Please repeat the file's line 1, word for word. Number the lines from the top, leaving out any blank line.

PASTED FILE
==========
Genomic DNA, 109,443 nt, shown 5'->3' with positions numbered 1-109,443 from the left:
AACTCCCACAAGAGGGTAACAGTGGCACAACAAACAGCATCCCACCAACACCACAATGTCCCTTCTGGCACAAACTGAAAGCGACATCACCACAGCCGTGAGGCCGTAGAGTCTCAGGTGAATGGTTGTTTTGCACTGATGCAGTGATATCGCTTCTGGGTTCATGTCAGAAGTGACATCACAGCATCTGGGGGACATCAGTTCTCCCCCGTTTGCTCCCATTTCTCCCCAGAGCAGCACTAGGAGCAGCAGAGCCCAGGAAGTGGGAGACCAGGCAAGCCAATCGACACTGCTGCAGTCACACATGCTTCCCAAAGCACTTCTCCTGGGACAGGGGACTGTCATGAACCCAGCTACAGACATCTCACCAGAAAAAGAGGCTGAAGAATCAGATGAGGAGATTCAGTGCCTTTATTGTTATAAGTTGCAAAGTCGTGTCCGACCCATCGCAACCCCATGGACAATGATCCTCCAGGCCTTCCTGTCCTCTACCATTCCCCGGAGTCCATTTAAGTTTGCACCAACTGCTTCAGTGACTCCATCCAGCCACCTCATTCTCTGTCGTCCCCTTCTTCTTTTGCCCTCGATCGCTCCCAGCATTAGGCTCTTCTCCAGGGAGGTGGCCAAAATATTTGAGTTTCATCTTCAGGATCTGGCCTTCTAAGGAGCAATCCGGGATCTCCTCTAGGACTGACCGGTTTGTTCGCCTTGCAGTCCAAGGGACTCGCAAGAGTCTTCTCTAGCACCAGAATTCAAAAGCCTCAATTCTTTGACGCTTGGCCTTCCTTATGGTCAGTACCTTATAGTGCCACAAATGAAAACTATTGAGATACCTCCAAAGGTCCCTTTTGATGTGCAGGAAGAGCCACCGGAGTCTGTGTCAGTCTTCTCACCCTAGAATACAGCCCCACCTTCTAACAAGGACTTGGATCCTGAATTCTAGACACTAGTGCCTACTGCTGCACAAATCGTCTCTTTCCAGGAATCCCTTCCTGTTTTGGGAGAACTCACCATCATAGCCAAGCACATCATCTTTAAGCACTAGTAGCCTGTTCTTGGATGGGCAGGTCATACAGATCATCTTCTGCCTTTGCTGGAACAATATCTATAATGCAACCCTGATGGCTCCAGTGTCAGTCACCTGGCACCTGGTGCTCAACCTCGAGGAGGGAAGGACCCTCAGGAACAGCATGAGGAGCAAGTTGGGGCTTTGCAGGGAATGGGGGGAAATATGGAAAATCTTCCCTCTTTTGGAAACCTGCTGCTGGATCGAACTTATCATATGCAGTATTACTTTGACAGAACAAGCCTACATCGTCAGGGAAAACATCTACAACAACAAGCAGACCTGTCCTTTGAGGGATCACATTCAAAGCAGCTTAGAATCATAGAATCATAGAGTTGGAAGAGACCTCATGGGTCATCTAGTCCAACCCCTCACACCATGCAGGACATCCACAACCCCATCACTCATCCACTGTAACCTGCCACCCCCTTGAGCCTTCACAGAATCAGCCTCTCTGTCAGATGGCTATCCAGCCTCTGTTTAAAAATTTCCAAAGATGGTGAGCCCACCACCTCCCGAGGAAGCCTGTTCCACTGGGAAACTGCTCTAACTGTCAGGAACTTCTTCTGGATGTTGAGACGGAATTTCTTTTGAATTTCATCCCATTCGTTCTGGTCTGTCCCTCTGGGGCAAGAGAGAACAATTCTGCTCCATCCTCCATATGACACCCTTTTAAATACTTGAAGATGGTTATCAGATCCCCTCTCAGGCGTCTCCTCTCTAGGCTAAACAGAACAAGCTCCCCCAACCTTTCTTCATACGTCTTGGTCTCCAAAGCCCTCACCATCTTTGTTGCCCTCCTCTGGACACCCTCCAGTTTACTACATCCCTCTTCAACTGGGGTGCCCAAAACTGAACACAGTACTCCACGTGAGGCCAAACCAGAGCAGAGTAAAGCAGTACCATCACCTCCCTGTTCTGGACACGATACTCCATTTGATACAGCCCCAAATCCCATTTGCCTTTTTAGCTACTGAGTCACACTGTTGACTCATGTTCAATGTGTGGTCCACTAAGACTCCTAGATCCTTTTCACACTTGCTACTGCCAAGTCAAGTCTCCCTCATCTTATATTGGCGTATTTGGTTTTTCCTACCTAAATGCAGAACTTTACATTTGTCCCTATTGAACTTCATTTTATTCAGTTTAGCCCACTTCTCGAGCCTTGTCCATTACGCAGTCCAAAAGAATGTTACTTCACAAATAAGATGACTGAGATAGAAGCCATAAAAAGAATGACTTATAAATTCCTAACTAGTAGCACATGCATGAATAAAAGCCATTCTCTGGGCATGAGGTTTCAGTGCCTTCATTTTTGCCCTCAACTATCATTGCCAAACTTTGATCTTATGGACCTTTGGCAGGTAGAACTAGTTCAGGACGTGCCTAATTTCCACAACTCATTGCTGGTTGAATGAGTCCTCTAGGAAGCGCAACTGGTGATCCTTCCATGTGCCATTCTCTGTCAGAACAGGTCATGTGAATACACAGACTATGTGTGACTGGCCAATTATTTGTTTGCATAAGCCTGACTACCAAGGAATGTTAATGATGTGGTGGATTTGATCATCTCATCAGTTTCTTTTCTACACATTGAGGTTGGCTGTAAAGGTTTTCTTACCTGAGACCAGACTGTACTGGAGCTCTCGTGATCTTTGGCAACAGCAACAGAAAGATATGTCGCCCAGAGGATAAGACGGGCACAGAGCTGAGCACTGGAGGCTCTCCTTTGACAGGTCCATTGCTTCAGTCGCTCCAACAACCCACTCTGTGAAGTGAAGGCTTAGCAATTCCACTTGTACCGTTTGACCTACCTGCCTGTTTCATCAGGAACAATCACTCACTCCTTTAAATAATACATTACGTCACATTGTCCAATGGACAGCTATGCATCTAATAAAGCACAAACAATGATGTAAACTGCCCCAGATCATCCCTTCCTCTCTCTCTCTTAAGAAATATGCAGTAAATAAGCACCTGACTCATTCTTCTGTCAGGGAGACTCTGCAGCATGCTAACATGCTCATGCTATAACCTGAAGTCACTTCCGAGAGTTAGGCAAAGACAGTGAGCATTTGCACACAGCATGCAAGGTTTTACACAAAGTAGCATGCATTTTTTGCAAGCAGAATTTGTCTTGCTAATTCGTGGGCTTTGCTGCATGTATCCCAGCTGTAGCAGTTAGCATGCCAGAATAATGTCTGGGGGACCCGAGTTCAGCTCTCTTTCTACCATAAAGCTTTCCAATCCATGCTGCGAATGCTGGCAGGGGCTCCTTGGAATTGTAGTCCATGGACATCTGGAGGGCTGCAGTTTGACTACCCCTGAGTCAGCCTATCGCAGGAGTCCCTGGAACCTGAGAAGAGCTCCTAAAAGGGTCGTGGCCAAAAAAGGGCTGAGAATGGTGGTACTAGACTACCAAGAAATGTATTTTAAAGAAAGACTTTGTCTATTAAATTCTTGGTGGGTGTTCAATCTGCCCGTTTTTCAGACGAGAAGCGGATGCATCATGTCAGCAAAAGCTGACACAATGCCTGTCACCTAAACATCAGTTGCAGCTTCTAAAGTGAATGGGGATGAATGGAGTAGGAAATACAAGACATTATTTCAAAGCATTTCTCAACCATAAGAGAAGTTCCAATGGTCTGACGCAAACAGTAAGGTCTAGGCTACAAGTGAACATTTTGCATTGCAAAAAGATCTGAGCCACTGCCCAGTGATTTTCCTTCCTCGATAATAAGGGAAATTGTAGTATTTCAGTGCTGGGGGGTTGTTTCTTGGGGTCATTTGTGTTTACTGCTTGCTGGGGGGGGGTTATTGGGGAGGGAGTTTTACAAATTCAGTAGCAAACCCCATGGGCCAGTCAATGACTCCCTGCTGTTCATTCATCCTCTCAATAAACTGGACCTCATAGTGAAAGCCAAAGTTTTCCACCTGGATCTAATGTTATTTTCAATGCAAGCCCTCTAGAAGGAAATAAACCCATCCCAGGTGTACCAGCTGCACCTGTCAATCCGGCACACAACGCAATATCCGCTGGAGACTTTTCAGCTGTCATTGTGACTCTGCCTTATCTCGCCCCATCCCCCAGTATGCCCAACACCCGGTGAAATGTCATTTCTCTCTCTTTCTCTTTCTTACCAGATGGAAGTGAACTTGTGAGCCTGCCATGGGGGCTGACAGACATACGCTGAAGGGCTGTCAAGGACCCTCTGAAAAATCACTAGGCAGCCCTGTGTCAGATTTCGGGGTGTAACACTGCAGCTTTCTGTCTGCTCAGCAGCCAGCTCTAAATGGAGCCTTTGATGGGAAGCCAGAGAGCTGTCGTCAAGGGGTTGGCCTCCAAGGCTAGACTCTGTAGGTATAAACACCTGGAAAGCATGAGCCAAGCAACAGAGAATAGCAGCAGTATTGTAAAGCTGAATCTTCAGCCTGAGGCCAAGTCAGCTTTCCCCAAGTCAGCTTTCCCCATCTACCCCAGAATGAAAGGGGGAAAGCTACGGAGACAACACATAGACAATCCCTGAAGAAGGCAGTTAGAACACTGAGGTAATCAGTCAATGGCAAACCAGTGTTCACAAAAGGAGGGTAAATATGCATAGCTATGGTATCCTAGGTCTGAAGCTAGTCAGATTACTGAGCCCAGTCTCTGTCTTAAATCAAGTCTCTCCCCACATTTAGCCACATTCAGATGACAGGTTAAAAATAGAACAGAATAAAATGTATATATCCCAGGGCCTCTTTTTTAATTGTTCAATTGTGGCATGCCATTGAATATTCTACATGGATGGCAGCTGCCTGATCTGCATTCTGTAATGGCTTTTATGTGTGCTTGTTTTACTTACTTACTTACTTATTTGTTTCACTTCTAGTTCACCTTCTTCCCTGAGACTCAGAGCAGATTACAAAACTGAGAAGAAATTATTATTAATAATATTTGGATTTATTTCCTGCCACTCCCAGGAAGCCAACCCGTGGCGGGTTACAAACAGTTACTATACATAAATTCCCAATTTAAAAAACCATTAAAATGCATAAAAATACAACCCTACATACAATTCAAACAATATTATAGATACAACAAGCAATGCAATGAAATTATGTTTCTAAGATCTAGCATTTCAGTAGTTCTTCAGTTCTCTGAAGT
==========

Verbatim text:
Genomic DNA, 109,443 nt, shown 5'->3' with positions numbered 1-109,443 from the left: